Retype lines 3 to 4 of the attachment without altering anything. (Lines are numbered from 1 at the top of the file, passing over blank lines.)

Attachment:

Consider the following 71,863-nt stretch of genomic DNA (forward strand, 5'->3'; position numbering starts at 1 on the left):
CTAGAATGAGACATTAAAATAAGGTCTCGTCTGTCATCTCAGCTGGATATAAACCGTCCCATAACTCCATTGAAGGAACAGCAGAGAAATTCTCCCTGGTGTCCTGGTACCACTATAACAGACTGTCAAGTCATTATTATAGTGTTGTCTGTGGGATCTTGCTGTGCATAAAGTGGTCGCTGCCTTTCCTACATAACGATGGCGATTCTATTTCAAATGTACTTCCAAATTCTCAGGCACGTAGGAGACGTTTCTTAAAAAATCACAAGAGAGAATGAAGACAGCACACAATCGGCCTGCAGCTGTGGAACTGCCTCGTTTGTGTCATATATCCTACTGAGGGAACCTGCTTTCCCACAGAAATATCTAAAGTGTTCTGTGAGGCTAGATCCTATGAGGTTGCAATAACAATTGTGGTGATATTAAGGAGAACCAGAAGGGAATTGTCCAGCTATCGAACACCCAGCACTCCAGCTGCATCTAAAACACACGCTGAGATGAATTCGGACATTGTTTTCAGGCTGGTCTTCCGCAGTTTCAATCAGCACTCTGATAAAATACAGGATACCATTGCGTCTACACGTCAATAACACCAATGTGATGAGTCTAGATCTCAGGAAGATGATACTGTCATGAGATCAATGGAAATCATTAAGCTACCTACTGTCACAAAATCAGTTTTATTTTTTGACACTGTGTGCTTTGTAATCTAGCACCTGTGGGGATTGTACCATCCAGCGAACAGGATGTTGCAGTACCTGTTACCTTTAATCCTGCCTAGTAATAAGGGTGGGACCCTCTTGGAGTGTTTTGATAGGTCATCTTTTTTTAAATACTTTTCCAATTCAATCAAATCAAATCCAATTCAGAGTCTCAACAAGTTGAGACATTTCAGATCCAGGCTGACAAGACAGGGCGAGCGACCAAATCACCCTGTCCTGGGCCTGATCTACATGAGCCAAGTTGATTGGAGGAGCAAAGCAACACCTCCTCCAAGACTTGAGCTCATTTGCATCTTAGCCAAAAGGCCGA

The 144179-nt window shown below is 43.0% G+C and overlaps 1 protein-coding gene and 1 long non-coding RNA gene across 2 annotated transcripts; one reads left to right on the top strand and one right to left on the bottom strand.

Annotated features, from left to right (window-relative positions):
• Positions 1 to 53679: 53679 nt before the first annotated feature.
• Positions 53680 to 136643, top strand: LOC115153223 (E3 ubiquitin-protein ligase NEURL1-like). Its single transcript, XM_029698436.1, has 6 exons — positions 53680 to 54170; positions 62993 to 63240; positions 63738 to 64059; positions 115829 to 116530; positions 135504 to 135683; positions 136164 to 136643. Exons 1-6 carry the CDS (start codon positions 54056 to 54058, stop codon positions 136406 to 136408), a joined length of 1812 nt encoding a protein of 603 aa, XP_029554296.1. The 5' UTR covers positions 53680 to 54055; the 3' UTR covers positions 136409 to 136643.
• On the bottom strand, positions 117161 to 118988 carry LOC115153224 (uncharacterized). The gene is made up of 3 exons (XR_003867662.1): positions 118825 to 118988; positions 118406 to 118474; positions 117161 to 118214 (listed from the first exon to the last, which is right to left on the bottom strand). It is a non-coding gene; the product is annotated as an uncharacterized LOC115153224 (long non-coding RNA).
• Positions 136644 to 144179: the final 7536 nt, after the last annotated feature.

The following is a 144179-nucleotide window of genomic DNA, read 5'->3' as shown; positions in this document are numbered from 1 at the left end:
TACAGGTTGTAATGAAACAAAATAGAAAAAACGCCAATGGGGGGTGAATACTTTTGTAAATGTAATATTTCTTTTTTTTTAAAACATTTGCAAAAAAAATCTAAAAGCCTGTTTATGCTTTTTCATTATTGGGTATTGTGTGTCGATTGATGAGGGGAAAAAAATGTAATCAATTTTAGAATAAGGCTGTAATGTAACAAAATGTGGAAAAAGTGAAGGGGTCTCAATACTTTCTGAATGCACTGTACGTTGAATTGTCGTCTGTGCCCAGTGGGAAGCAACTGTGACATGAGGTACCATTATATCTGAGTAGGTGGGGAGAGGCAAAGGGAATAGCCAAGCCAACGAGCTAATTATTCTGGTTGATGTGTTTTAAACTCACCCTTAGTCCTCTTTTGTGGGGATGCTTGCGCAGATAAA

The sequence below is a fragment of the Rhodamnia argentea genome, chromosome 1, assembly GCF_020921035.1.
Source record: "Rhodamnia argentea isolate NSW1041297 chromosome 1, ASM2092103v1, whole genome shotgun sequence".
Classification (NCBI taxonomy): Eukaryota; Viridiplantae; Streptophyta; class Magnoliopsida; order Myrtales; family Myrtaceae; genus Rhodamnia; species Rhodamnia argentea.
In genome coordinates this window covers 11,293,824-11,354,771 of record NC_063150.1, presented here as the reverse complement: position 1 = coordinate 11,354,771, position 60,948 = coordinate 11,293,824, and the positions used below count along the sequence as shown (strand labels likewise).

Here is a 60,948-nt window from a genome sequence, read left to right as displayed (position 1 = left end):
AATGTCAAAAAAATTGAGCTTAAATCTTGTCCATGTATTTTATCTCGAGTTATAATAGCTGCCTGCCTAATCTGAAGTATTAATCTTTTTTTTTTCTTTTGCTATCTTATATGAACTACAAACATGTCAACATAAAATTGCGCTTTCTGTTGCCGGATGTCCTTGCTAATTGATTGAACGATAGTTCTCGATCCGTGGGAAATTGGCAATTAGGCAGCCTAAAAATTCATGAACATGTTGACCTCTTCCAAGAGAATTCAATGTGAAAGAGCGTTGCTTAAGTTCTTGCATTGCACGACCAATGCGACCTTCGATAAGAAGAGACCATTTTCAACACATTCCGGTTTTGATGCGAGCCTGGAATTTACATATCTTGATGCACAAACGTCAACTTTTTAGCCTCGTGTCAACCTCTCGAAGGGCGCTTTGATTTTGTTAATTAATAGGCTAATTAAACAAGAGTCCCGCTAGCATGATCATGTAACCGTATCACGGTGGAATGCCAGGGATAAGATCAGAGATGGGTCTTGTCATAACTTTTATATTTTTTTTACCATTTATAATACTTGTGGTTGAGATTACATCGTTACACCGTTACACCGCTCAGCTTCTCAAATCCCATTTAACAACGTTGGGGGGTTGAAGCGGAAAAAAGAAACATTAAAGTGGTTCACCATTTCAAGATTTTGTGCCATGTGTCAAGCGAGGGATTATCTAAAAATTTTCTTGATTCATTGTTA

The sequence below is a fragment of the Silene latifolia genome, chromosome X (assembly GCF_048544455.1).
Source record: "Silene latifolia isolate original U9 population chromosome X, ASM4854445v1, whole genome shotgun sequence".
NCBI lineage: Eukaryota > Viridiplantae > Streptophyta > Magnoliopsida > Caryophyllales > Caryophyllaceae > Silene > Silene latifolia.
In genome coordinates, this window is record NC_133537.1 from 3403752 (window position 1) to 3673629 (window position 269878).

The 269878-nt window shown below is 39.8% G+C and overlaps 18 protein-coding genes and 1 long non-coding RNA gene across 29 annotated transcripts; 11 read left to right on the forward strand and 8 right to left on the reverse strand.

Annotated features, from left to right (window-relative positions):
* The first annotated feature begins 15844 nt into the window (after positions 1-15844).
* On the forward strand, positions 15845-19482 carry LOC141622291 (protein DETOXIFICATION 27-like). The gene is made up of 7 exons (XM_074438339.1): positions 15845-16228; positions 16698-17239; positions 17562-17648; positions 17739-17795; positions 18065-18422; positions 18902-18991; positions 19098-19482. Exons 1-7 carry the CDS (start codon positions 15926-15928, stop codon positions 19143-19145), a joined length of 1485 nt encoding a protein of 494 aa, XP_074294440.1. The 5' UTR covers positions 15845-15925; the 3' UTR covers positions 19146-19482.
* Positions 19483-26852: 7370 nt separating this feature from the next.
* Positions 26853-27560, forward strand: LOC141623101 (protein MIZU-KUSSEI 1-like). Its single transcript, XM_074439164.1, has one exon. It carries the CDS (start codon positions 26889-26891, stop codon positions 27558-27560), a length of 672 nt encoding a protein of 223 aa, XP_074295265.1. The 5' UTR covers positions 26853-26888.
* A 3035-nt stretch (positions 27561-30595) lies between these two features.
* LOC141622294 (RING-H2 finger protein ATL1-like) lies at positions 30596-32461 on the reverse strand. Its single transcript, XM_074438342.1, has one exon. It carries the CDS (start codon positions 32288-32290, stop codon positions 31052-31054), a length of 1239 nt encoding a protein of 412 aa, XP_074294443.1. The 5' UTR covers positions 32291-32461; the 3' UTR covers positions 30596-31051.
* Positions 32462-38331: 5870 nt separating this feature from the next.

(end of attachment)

The 144179-nt window shown below is 43.0% G+C and overlaps 1 protein-coding gene and 1 long non-coding RNA gene across 2 annotated transcripts; one reads left to right on the top strand and one right to left on the bottom strand.

Annotated features, from left to right (window-relative positions):